Private TVET in Africa: Understanding the Context and Managing Alternative Forms Creatively!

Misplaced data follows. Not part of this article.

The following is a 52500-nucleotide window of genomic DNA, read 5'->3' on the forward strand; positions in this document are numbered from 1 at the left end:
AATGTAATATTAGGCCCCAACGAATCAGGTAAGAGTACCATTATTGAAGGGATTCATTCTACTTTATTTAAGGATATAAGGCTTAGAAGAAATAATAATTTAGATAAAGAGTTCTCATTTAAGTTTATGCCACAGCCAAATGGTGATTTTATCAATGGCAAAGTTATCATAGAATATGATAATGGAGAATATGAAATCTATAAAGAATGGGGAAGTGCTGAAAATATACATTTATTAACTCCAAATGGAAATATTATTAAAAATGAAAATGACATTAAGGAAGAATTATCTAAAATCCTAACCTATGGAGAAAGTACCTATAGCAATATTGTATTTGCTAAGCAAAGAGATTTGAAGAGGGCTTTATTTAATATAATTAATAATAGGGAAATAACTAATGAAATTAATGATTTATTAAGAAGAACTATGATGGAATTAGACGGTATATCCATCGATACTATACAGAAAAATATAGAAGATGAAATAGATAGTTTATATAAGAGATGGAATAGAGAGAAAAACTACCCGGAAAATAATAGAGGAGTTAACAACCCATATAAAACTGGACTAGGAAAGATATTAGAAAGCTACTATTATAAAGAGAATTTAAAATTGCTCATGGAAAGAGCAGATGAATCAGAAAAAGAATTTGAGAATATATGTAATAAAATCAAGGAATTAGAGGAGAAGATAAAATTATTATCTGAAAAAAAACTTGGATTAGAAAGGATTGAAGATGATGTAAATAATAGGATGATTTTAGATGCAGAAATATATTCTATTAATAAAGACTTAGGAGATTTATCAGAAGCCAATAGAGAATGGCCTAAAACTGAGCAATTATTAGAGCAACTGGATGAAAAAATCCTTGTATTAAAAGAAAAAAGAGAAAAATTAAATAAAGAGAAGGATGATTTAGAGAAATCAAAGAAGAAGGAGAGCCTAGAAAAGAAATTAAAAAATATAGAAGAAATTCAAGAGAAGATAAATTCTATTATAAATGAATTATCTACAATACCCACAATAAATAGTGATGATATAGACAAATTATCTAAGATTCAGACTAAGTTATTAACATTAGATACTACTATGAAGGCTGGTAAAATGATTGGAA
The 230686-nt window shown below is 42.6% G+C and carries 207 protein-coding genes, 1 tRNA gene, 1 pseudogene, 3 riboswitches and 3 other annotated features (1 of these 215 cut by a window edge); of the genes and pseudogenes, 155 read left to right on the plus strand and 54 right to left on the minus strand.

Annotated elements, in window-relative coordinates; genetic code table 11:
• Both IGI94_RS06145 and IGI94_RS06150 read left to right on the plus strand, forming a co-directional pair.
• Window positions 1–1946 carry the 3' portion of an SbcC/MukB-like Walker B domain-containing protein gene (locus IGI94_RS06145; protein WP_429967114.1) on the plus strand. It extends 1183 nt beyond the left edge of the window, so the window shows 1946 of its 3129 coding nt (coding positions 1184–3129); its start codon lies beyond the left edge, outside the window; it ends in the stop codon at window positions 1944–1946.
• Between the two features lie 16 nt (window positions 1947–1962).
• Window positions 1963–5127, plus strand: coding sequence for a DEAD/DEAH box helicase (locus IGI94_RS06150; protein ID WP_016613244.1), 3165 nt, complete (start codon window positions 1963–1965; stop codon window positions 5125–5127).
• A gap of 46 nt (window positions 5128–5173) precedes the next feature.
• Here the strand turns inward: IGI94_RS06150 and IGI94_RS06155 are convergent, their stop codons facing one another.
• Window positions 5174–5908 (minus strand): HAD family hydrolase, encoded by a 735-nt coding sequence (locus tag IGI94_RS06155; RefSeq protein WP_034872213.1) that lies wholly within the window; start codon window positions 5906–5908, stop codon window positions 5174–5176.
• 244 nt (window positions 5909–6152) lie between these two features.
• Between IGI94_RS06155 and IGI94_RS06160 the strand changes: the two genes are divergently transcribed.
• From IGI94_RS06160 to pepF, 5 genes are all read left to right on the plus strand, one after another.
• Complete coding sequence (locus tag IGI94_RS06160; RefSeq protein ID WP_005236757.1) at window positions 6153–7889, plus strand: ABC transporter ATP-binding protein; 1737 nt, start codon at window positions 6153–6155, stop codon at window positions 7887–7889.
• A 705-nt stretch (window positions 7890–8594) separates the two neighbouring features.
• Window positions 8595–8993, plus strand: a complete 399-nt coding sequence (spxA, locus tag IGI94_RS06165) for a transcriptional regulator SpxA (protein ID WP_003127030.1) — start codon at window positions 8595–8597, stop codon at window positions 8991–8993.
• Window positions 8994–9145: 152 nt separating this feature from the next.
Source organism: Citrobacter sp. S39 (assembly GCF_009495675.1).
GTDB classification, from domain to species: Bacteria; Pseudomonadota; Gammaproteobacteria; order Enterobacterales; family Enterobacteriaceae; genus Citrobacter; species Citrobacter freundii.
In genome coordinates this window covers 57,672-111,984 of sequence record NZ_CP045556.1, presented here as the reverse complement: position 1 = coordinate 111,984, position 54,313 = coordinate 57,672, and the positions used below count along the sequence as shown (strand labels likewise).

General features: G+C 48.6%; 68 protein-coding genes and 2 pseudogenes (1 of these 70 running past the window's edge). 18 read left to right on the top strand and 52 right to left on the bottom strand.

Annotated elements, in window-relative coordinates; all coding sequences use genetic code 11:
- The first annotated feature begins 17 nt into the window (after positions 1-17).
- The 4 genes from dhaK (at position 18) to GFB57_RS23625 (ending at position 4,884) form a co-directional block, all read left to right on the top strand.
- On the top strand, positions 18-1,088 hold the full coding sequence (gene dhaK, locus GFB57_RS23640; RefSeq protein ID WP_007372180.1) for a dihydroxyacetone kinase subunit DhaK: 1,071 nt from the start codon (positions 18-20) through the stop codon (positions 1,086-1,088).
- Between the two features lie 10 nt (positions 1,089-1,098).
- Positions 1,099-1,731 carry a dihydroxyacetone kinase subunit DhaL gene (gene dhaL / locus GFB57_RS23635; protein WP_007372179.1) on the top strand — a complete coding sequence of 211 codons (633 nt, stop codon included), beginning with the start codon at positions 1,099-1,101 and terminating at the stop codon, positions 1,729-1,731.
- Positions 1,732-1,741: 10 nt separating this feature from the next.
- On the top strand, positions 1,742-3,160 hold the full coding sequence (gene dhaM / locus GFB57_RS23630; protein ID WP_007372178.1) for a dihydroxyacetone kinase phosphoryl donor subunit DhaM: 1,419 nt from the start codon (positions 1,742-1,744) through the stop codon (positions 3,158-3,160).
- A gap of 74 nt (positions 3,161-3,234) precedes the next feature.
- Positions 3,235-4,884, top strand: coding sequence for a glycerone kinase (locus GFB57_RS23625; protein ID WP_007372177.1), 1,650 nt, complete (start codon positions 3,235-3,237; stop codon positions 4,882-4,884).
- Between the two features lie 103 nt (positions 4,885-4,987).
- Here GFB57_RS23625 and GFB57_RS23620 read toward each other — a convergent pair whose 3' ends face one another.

Since the 1990s, there has been a growing sense from both national policymakers and international agencies of the importance of private Technical and Vocational Education and Training and skills provision in all regions. This pri-VET sector both through traditional apprenticeship forms and more formal sector oriented approaches have become an essential feature of the contemporary landscape. It is, however, a sector that is largely undocumented and its regulation is thus based on a less than nuanced understanding of its contribution to both the education and training system in general and as a complement to public TVET provisioning. The paper will seek to identify key features of the key trends of what is known about private TVET provision in Africa with a view to understanding the complexity of provision forms and its current importance in the region. It is argued that for this ‘unconventional education and training’ form to take its place in national systems, there is a need for more rigorous research of the sector to ensure that it is able to take its rightful place in national systems. It is expected that this will enable a more thorough examination of regulatory mechanisms used by governments.